In this study, we demonstrate that Dscam endodomain variants are dynamically and differentially expressed in the developing Drosophila CNS. This conclusion derives from: (1) the analysis of Dscam transcript compositions by RT-PCR, (2) the localization of specific Dscam endodomains by depleting the alternatives via RNAi against exon 19, exon 23, or the unique exon-exon junctions derived from skipping of exon 19 or exon 23 (), and (3) the direct visualization of Dscam+19 using Ab19 as opposed to labeling all the Dscam isoforms with Ab18 (). Post-embryonic neuronal morphogenesis utilizes Dscam variants lacking exons 19 and 23 (), while Dscam+19 plays a more important role in the wiring of embryonic neural tracts (). Skipping exon 19 prevents accumulation of Dscams in neuronal cell bodies, implicating a mechanism for regulating Dscam protein targeting by the alternative splicing of exon 19 ( and ). In addition, exon 23 is dispensable for most Dscam-dependent neuronal morphogenetic processes but present in probably all the Dscam molecules in certain neural structures, suggesting an unidentified Dscam function in the developing Drosophila CNS ().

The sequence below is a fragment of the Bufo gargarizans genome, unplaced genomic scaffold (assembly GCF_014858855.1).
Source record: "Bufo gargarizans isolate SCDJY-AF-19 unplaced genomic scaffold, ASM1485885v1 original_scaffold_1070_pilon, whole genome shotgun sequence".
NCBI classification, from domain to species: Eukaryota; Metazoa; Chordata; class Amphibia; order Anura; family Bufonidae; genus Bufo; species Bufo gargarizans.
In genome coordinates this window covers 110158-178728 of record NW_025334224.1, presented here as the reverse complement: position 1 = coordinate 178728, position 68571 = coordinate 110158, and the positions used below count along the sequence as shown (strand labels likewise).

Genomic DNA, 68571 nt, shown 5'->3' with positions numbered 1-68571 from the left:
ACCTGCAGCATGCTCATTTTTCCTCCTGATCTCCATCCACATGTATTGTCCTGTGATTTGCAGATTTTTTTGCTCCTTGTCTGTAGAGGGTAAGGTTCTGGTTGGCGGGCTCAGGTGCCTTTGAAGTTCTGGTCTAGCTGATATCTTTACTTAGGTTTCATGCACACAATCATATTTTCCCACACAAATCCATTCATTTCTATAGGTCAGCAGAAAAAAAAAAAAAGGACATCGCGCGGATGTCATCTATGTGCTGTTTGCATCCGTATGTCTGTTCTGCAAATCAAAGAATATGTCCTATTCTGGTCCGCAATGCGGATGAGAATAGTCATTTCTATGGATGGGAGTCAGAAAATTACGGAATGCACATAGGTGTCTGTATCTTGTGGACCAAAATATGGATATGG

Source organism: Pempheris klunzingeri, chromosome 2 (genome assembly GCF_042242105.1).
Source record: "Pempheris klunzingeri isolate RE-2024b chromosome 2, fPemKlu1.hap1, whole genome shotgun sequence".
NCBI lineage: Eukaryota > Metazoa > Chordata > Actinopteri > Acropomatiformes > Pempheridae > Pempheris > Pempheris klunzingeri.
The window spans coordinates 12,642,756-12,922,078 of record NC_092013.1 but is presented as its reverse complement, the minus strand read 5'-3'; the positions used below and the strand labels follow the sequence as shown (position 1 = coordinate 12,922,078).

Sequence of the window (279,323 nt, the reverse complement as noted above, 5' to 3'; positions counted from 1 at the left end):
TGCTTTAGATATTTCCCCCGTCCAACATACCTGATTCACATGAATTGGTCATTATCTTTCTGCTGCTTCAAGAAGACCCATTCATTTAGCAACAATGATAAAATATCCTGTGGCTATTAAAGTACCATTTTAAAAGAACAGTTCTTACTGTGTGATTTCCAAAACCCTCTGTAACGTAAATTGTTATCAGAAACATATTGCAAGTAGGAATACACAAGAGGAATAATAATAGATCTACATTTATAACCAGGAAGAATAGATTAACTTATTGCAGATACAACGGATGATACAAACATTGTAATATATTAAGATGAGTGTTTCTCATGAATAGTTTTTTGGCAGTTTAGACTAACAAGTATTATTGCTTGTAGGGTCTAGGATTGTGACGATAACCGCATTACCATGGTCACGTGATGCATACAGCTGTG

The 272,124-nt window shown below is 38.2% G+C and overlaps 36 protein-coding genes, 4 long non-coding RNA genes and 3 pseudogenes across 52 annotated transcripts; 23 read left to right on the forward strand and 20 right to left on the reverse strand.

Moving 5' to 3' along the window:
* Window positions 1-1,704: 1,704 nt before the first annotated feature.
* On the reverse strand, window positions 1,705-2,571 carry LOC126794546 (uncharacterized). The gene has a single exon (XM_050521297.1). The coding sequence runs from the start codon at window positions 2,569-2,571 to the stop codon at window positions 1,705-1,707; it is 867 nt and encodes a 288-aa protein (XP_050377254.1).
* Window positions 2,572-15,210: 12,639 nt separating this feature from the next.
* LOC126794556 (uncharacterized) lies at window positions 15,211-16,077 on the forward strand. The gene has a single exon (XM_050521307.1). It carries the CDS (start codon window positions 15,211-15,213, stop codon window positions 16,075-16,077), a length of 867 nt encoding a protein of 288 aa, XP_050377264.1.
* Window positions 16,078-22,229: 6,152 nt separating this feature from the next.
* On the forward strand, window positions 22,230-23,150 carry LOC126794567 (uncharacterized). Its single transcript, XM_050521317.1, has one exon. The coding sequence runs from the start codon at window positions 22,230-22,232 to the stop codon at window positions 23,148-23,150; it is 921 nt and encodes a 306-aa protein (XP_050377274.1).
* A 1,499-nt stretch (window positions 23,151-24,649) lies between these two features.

Four different Dscam endodomain variants arise from independent alternative splicing by skipping exon 19 or exon 23. Possible approaches to study the role of these Dscam endodomain variants in neuronal morphogenesis include: (1) manipulating Dscam
at the genomic level by gene targeting (Gong and Golic, 2003
), or (2) silencing different Dscam
endodomain transcripts by RNAi (Chen et al., 2007
; Shi et al., 2007